Finally, the breakup we had to have

How long have we waited for the Federal Government to get serious on Telstra and separation? We had Labor fail to do this when deregulating telecommunications and the Coalition pass up opportunities to do something when privatising the rest of Telstra. Now, the Government looks set to do something.

Telstra Corporation will be forced to split its retail and wholesale businesses or risk losing access to wireless broadband under new reforms proposed by the federal government.

Under the plans, the government will force Telstra to conduct its network operations and wholesale functions at arm’s length from the rest of the company if it does not voluntarily do so through an undertaking to the Australian Competition and Consumer Commission (ACCC).

Hmm, not quite structural separation but the spectrum threat is interesting.

Telstra would also be prevented from acquiring additional spectrum for advanced wireless broadband while it remains vertically integrated, owns a hybrid fibre coaxial cable network and has an interest in Foxtel.

Some of us have been saying this for some time.

This direction is interesting but how this will play out is somewhat uncertain. Will Telstra do things voluntarily on their own terms or fight to the death and drag it all out. For now, we can applaud the solid change in Government direction. As Minister Conroy said: “The measures in this legislation will finally correct the mistakes of the past.” Amen to that.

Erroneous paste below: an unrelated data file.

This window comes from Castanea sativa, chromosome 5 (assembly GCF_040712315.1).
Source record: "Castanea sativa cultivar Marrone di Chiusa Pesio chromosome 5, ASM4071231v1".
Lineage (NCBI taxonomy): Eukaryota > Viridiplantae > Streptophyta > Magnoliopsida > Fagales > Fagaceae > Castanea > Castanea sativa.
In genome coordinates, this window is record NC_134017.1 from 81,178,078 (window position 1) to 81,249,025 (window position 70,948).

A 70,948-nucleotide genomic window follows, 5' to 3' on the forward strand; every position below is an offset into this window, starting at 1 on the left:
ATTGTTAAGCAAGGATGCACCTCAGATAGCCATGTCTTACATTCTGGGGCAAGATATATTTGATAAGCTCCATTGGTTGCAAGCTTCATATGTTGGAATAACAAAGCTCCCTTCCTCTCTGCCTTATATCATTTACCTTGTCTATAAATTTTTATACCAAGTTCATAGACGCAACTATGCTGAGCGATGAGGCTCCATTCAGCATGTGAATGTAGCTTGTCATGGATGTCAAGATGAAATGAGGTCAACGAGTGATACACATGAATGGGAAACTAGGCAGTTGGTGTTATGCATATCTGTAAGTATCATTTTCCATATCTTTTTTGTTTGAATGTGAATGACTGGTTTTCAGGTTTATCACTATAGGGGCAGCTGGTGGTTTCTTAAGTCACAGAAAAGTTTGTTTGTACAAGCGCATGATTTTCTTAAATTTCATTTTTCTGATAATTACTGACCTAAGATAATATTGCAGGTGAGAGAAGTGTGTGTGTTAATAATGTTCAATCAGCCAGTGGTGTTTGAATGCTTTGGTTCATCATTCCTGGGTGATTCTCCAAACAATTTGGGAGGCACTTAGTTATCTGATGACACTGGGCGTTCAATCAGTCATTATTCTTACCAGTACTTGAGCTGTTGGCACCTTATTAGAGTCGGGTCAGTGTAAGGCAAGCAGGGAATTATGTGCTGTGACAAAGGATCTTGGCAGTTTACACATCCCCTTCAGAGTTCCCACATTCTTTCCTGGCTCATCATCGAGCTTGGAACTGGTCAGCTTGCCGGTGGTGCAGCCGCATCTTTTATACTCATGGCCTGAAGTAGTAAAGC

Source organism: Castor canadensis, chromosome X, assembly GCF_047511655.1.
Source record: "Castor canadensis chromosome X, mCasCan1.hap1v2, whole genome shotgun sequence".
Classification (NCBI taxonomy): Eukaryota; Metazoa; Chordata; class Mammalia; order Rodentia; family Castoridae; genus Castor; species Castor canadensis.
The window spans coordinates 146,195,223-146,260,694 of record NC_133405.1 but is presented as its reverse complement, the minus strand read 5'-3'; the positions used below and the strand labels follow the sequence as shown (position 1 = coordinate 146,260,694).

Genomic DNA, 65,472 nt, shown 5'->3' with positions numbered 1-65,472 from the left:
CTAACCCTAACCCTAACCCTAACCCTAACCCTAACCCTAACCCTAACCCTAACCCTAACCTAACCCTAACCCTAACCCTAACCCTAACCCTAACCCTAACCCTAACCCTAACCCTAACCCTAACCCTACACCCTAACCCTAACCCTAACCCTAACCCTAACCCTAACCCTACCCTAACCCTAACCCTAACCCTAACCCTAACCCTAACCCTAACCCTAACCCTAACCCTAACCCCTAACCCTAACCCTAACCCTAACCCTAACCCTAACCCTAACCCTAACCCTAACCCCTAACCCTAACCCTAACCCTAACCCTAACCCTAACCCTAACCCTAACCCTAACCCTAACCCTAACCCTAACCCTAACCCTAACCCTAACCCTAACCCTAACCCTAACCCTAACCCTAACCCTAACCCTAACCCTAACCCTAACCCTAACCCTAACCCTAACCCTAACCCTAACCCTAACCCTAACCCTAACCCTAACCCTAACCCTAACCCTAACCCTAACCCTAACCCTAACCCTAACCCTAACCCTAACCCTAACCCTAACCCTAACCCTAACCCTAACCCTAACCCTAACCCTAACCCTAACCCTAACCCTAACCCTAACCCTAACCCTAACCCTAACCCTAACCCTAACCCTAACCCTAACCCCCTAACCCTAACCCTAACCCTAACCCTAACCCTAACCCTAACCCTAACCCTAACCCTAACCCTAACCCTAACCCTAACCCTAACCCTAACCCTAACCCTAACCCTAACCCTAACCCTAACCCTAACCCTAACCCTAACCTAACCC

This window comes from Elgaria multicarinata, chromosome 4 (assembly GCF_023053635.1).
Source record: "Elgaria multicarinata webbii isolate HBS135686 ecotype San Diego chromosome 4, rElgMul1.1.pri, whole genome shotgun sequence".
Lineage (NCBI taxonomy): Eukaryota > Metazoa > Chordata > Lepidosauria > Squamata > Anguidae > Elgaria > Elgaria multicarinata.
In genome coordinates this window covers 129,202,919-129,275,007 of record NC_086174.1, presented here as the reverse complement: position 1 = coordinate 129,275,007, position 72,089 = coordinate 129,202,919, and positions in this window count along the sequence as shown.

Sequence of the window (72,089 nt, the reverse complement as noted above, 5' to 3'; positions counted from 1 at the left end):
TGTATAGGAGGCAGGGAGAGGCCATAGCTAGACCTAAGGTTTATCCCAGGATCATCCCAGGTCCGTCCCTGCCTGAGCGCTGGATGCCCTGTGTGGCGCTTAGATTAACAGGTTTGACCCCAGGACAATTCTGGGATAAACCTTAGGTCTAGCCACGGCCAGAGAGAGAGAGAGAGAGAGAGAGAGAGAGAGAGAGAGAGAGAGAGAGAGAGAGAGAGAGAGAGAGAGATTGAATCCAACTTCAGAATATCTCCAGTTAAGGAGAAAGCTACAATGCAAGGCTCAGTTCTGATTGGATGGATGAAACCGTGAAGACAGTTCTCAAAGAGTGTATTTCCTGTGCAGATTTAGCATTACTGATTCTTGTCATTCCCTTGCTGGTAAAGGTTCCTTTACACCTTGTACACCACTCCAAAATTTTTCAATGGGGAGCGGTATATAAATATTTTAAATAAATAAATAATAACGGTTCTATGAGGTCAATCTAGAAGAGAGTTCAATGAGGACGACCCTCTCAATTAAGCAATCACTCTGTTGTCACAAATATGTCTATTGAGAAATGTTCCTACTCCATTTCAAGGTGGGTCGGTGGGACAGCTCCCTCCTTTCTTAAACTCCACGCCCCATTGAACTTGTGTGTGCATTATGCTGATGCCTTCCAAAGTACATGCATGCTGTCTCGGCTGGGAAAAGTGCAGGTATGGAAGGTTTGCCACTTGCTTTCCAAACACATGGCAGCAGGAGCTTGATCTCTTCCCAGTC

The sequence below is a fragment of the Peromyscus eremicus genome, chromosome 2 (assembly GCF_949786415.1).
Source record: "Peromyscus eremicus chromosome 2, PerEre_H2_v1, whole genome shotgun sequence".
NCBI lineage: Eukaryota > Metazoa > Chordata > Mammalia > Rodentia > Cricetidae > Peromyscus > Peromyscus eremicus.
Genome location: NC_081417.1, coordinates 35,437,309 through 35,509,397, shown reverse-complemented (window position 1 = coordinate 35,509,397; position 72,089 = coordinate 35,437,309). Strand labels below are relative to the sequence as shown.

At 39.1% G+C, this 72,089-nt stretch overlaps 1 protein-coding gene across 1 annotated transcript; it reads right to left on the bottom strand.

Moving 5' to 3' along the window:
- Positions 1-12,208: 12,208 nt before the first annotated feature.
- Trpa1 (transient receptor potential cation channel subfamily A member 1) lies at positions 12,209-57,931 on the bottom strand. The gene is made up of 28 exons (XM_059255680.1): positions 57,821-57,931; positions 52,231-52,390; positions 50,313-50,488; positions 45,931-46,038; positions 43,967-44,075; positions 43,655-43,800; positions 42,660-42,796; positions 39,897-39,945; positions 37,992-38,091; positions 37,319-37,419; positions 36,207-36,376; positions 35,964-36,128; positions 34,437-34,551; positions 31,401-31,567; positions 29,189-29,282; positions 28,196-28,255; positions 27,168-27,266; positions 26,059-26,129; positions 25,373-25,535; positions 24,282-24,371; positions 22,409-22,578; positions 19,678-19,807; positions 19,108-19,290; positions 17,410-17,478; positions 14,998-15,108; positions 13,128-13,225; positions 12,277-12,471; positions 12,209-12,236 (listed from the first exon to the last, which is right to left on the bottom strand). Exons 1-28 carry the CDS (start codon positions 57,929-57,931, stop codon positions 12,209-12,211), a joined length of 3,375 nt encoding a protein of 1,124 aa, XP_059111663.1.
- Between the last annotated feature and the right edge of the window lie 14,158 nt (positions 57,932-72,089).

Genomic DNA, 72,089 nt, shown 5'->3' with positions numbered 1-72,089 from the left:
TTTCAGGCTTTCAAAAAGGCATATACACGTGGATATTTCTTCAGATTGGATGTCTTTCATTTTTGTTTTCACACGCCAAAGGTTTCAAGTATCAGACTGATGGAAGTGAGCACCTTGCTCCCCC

3 thoughts on “Finally, the breakup we had to have”

  1. Joshua

    A quick question. This is obviously not ownership unbundling but legal unbundling. The EU’s experience in many areas, and in particular energy markets, has been that legal unbundling has been less successful at generating competitive outcomes than ownership unbundling and that failing to go the extra step could limit the benefits of the reforms.

    Do you have a view on that?

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  2. I’m unsure of how the governement plans to set-up a NBN. Will it be public or privately-owned? Regardless, how will a monopoly NBN provider respond to the objectives of investing and innovating their network in response to consumer needs?

    As an ex-engineer with inside perspective into the former monopoly Aussie Telecom (in the absence of genuine network competitors), the state of the network in terms of both performance and service left much to be desired. How can a monoploy infrstructure-based NBN company avoid such a trap (being one stage removed from consumers)?

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